Canada’s Department of Finance Advisory Committee recommends steps towards open banking
Canada’s Department of Finance Advisory Committee on Open Banking has issued its final recommendations report, marking a pivotal step in the nation’s journey towards embracing Open Banking.
This much-anticipated report outlines a strategic roadmap for the integration of Open Banking in Canada, a move that promises to reshape the landscape of financial data management and service delivery for Canadians and small business owners.
At the heart of this initiative is the introduction of an “Open Banking Lead”. This role, crucial in the transition to Open Banking, involves leading industry working groups, crafting proposals, and establishing technical standards and an accreditation framework. Over an 18-month timeline, the Open Banking Lead will lay the foundation for what will eventually become a government entity, serving as Canada’s authoritative body in Open Banking.
The report delineates clear guidelines for participation in the Open Banking system. Federally regulated banks would be required to engage in this new framework, while provincial financial institutions would have the option to join voluntarily. Moreover, the inclusion of new entrants is contingent upon meeting agreed-upon accreditation criteria.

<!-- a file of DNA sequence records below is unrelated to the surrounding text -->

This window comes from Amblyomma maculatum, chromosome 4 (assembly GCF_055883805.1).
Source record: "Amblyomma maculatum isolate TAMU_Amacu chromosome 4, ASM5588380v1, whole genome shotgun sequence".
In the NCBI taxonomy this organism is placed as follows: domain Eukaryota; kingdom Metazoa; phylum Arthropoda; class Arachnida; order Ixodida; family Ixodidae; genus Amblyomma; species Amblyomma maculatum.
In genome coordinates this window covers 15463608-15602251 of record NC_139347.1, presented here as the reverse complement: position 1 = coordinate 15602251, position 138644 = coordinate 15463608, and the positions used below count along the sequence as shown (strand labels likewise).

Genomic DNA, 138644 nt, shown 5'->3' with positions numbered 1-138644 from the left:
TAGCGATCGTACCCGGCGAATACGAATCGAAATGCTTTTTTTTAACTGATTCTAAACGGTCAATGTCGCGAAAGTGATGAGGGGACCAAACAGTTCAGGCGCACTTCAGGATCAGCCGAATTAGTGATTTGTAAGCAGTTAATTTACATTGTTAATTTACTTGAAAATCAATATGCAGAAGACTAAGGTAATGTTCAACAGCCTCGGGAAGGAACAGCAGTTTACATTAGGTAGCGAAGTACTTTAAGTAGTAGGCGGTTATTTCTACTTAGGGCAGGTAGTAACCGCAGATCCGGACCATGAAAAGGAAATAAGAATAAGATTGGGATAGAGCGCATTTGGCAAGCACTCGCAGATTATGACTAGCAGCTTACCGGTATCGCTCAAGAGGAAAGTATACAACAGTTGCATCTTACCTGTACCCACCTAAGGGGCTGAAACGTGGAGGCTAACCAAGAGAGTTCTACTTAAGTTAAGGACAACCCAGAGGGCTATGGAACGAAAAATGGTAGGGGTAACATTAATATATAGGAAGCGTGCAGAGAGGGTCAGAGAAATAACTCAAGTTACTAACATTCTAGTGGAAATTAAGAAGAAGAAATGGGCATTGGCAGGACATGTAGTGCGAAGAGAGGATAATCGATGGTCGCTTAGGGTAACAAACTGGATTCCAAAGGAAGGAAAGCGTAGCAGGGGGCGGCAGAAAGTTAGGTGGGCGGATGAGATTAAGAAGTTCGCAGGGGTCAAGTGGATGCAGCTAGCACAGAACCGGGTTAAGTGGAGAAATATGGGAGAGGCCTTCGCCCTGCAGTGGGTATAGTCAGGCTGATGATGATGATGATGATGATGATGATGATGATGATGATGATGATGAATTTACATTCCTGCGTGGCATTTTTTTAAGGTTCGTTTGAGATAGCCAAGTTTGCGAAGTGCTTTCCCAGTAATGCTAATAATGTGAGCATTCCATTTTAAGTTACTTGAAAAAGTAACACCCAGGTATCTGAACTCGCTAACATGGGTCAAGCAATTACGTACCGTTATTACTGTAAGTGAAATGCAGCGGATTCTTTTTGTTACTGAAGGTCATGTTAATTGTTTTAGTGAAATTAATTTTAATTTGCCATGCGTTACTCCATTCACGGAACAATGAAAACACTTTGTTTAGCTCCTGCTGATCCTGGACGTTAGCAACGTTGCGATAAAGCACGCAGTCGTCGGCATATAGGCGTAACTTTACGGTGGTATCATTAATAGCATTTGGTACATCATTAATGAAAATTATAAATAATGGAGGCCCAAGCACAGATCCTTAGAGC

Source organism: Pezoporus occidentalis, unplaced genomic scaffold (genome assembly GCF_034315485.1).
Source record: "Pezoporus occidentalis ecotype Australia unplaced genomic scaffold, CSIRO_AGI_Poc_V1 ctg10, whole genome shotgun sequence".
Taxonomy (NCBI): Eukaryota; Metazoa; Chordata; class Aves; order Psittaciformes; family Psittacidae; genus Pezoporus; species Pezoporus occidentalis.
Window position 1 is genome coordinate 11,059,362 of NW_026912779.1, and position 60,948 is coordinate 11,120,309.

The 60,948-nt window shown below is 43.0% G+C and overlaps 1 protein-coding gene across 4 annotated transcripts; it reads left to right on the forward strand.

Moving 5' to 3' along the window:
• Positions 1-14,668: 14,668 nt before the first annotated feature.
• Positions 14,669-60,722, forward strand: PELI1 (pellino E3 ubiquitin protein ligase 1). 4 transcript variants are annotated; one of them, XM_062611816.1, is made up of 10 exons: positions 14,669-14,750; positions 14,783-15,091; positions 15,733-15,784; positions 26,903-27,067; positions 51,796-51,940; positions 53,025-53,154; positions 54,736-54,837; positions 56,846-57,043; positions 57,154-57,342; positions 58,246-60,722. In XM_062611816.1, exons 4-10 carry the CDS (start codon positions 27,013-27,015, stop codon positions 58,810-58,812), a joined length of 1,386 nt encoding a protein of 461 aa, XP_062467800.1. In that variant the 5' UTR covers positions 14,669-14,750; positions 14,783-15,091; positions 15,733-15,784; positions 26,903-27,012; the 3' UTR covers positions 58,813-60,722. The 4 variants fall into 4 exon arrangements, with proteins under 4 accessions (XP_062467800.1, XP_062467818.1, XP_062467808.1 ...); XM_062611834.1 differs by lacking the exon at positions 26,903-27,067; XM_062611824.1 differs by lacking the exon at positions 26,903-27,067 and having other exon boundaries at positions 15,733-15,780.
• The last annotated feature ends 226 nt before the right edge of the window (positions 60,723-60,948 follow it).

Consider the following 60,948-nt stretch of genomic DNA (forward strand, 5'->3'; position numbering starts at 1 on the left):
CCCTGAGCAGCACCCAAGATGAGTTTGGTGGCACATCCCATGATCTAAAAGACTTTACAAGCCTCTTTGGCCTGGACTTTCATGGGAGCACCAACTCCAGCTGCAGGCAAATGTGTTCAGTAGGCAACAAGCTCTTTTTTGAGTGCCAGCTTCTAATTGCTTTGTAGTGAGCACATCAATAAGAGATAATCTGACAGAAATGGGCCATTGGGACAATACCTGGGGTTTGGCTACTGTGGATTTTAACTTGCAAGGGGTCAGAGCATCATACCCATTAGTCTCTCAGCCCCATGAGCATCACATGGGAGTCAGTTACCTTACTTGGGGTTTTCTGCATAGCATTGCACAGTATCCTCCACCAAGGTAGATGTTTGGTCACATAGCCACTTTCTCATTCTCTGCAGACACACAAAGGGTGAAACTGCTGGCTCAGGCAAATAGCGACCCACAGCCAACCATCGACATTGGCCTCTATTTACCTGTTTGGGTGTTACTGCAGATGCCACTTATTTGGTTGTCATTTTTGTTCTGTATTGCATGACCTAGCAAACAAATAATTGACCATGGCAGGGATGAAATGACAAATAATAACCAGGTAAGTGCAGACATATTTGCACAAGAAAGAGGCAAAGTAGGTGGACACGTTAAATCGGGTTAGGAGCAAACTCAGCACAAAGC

In its initial phase, Open Banking in Canada will focus on read-only activities. Finally, all data currently accessible to consumers and SMEs through online banking platforms would be included within the scope.
An important aspect of this framework is the reciprocal sharing of data, which hinges on consumer consent, thus ensuring that banks cannot unilaterally demand access to consumer data held by FinTech companies.
Despite the comprehensive roadmap laid out, the report leaves some critical questions open, especially regarding the inclusivity of all stakeholders in the new Open Banking system. Concerns remain about how to effectively govern and safeguard consumer interests, particularly in areas such as privacy, data security, and liability. These issues are crucial for the integration and acceptance of FinTechs and other new market entrants in the Open Banking ecosystem.
Canada is poised to join the ranks of countries like the United Kingdom, Singapore, Australia, and Brazil, which have already made significant strides in open banking. The advisory committee’s recommendation for implementation by 2022 underscores Canada’s ambition to quickly adapt and remain competitive in the global financial arena. The report is also seen as a catalyst for broader discussions on inclusive financial services systems and the potential of Open Banking to drive innovation and economic growth.